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War Babies (1932)

Passed  |   |  Short, Comedy, War  |  18 September 1932 (USA)
4.9
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Ratings: 4.9/10 from 257 users  
Reviews: 18 user | 2 critic

A group of soldiers in a café watch a dancer as she entertains them, but later two of them become rivals over her.

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Title: War Babies (1932)

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Cast

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Storyline

A group of soldiers in a café watch a dancer as she entertains them, but later two of them become rivals over her.

Plot Summary | Add Synopsis

Genres:

Short | Comedy | War

Certificate:

Passed | See all certifications »
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Details

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Release Date:

18 September 1932 (USA)  »

Also Known As:

What Price Gloria?  »

Company Credits

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Technical Specs

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Aspect Ratio:

1.37 : 1
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Did You Know?

Trivia

Shirley Temple said her first line of dialogue in this film. The line, "Oui, mon cher," was a French phrase she did not understand. See more »

Quotes

Sergeant Quirt: Hello, beautiful! Now I guess it's just me and my baby, huh?
Captain Flagg: Hey, where'dya get that your baby stuff? She's my gal!
Sergeant Quirt: Says you!
Captain Flagg: [giving Charmaine a lollipop] We'll settle this right now! C'mon, baby, who's the king?
See more »

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User Reviews

Peculiar & Rather Uncomfortable To Watch
9 January 2006 | by (Ohio) – See all my reviews

This is a peculiar and rather uncomfortable feature from the early days of Shirley Temple's career. It's rather strange to see such a complete contrast between the innocent, almost syrupy tone of her best-known full-length movies and the risqué, often rather inappropriate nature of many of her early short features. If nothing else, it provides some interesting examples of how the perspectives of the time differed from those of today.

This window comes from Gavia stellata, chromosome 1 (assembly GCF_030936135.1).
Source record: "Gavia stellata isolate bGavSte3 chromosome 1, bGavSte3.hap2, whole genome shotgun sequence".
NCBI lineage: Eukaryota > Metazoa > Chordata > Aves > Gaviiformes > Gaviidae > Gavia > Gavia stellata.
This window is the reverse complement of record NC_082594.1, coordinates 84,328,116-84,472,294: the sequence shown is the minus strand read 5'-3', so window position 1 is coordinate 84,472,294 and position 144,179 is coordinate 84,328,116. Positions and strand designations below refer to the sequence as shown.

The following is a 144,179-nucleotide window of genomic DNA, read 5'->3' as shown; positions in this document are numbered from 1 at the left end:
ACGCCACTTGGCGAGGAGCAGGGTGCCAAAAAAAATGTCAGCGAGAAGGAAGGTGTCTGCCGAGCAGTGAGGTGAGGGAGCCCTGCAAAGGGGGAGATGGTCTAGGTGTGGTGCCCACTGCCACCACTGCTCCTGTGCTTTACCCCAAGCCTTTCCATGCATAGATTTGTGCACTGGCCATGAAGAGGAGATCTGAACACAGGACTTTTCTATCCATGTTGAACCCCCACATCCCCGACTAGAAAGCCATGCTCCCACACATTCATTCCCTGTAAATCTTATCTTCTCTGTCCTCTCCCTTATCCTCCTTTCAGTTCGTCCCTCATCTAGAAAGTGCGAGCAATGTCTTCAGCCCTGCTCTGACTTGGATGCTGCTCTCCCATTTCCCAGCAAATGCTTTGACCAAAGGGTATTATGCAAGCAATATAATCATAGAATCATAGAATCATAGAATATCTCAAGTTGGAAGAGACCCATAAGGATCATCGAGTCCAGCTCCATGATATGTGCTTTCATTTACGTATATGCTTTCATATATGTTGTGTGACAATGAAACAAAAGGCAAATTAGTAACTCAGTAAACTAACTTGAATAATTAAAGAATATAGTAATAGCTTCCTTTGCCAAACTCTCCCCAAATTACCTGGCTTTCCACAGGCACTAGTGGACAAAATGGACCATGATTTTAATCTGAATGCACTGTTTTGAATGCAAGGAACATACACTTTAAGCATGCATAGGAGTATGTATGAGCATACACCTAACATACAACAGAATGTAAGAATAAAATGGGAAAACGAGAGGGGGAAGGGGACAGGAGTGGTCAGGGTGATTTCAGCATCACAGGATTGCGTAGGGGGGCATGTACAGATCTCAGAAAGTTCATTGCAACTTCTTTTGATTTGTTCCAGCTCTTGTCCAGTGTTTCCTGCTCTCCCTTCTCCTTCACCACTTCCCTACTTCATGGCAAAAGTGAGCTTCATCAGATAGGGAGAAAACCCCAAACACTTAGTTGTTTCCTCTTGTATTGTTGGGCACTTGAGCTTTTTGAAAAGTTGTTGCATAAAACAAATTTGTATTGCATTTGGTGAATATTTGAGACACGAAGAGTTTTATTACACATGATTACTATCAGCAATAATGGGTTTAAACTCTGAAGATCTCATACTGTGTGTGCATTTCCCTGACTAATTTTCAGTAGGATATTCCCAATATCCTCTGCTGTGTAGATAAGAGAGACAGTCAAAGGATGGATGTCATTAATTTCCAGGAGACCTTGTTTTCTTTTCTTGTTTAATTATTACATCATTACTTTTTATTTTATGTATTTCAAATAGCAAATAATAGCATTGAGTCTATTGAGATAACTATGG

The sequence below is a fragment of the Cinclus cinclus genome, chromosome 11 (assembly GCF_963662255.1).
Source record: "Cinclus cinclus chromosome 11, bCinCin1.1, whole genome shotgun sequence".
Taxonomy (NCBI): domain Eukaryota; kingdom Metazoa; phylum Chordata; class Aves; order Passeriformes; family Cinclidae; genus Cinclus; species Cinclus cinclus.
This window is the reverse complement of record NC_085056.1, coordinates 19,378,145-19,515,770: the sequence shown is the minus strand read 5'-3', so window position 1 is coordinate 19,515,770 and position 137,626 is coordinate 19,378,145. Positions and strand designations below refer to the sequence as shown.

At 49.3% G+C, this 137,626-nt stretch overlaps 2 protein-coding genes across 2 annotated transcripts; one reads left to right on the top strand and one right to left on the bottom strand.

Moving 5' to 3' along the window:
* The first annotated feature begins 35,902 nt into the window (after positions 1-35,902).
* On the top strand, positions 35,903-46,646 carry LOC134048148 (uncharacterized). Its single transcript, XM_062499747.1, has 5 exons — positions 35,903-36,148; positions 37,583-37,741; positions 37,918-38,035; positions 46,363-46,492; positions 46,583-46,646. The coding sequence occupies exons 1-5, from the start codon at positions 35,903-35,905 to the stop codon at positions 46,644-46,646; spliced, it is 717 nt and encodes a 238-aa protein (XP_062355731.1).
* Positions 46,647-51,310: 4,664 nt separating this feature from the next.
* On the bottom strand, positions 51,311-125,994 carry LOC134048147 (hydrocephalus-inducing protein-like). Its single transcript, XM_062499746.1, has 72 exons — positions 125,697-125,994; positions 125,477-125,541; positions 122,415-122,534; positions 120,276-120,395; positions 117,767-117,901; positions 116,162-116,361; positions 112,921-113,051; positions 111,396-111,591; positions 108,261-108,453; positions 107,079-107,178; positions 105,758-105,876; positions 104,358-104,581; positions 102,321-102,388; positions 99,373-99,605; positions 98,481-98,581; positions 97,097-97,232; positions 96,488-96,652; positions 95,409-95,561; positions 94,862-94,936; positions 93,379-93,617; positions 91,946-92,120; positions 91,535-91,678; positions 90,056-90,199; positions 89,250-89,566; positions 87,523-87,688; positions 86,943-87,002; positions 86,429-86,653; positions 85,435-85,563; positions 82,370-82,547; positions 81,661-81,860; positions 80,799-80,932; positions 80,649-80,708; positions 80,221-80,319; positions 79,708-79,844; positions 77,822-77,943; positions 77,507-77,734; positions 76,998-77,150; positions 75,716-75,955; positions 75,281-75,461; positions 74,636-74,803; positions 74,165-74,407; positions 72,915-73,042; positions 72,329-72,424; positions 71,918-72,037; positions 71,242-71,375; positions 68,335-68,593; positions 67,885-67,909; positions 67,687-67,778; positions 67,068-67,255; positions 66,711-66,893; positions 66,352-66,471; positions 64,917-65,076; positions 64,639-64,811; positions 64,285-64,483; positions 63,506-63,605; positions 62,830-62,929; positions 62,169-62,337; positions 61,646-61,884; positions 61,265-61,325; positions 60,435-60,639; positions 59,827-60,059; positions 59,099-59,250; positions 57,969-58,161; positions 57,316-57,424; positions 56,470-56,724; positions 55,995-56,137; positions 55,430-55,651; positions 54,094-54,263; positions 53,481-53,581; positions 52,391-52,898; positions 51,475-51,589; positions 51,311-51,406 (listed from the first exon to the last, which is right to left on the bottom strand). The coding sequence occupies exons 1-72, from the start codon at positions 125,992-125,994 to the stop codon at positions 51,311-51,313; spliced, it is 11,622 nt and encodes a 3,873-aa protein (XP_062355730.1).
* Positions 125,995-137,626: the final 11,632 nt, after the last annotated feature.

Temple, at four years of age, is part of a cast consisting entirely of equally young children (as was also the case in many of her earliest short movies). She plays a dancer who entertains a group of soldiers in a café, soon becoming the source of a rivalry between two of them. Besides the basic story line, there are a lot of isolated gag ideas, many of them using milk in one way or another.

The children are depicted as thoroughly amoral characters, leading to a lot of situations that the vast majority of today's viewers would find uncomfortable or even disturbing. Certainly, no film-maker today could film such material using children without suffering irrevocable consequences to his or her career. Setting aside whatever one's personal feelings may be, it points out some very different attitudes or sensitivities - and of course, there are things that are routinely accepted in today's movies that would have provoked nearly universal outrage in the 1940s.

If you can set aside the uncomfortable nature of the material, there are probably a handful of amusing moments. The intent was obviously to use the children to satirize adult behavior, and on occasion it works. But, to be painfully honest, it's just not really a very good movie anyway. Besides the racy behavior of the child actors, they threw in some racial stereotypes, apparently just for good measure, and then the constant emphasis on milk is a bit odd in itself.

One thing, though, that does stand out is that Temple has an obvious energy and screen presence that transcends both her character and the nature of the material. It's no surprise that she could be spotted and groomed for stardom even while performing in things like this. What's a little less expected is to see such a complete contrast between the movies for which she is usually remembered and the movies that gave her a start.


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